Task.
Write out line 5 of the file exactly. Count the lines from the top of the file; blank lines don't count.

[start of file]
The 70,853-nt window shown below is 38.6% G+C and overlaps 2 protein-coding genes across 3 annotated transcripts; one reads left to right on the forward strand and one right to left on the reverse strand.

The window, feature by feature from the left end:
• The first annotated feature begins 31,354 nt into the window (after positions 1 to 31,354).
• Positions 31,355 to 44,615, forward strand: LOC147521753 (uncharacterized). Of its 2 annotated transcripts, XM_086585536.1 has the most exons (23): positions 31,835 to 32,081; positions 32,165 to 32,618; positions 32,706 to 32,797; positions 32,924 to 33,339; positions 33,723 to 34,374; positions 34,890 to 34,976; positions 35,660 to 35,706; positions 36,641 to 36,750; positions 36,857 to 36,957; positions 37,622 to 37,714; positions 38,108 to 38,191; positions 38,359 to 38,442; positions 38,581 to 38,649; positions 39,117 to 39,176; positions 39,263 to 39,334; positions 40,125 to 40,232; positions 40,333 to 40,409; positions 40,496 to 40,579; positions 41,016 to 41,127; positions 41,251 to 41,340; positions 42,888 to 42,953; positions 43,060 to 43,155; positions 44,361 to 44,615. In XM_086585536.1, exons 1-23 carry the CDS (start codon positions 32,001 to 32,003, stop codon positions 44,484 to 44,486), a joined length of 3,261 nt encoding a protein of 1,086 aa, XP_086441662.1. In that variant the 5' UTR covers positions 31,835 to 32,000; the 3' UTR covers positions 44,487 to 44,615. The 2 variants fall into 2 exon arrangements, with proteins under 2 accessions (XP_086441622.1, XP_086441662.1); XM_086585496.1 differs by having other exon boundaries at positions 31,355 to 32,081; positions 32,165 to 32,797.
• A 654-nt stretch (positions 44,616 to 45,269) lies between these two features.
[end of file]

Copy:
• A 654-nt stretch (positions 44,616 to 45,269) lies between these two features.